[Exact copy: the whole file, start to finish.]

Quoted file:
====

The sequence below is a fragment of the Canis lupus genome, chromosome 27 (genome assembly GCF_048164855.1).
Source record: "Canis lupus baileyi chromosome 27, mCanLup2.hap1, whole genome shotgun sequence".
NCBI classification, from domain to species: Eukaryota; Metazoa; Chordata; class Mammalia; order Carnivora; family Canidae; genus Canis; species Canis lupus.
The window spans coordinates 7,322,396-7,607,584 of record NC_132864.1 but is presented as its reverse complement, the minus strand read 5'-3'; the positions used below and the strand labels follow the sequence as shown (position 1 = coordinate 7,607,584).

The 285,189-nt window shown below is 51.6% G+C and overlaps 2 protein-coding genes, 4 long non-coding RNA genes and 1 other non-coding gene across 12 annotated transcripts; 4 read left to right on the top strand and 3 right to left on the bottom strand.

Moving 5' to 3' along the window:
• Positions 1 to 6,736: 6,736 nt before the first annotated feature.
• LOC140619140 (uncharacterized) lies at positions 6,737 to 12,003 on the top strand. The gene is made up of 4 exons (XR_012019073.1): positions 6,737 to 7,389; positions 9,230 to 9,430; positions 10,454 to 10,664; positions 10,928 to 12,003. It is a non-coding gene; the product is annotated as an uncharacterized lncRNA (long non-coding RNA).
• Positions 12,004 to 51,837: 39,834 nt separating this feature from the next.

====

The sequence below is a fragment of the Canis lupus genome, chromosome 27 (genome assembly GCF_048164855.1).
Source record: "Canis lupus baileyi chromosome 27, mCanLup2.hap1, whole genome shotgun sequence".
NCBI classification, from domain to species: Eukaryota; Metazoa; Chordata; class Mammalia; order Carnivora; family Canidae; genus Canis; species Canis lupus.
The window spans coordinates 7,322,396-7,607,584 of record NC_132864.1 but is presented as its reverse complement, the minus strand read 5'-3'; the positions used below and the strand labels follow the sequence as shown (position 1 = coordinate 7,607,584).

The 285,189-nt window shown below is 51.6% G+C and overlaps 2 protein-coding genes, 4 long non-coding RNA genes and 1 other non-coding gene across 12 annotated transcripts; 4 read left to right on the top strand and 3 right to left on the bottom strand.

Moving 5' to 3' along the window:
• Positions 1 to 6,736: 6,736 nt before the first annotated feature.
• LOC140619140 (uncharacterized) lies at positions 6,737 to 12,003 on the top strand. The gene is made up of 4 exons (XR_012019073.1): positions 6,737 to 7,389; positions 9,230 to 9,430; positions 10,454 to 10,664; positions 10,928 to 12,003. It is a non-coding gene; the product is annotated as an uncharacterized lncRNA (long non-coding RNA).
• Positions 12,004 to 51,837: 39,834 nt separating this feature from the next.